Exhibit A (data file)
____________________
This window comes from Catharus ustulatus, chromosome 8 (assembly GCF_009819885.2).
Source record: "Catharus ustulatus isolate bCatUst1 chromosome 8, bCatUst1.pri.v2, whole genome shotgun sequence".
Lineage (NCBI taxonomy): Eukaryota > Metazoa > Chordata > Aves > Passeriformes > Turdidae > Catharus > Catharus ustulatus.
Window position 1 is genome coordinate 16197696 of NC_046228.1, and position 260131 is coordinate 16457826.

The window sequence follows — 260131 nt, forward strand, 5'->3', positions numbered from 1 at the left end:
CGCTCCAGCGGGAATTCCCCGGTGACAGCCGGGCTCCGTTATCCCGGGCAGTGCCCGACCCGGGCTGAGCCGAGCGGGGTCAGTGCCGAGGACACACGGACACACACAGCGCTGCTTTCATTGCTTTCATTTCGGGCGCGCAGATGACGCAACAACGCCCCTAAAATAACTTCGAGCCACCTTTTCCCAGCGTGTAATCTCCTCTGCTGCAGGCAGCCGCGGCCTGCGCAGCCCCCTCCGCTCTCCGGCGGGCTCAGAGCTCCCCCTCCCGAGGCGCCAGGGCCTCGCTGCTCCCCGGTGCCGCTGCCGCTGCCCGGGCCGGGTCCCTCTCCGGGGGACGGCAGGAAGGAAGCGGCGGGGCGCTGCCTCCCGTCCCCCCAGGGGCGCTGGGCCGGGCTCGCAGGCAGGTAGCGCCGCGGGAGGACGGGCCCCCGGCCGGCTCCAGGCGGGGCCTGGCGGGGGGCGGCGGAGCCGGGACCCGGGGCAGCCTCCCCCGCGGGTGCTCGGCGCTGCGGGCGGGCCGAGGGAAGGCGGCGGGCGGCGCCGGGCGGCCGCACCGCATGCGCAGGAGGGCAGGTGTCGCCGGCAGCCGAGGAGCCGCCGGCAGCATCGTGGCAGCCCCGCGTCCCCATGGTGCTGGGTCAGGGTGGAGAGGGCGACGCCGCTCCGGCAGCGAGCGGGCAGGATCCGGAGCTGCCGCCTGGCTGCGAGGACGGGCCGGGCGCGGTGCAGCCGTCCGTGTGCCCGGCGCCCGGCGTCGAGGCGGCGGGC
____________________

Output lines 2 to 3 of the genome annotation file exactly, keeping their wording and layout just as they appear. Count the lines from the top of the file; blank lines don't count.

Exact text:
Source record: "Catharus ustulatus isolate bCatUst1 chromosome 8, bCatUst1.pri.v2, whole genome shotgun sequence".
Lineage (NCBI taxonomy): Eukaryota > Metazoa > Chordata > Aves > Passeriformes > Turdidae > Catharus > Catharus ustulatus.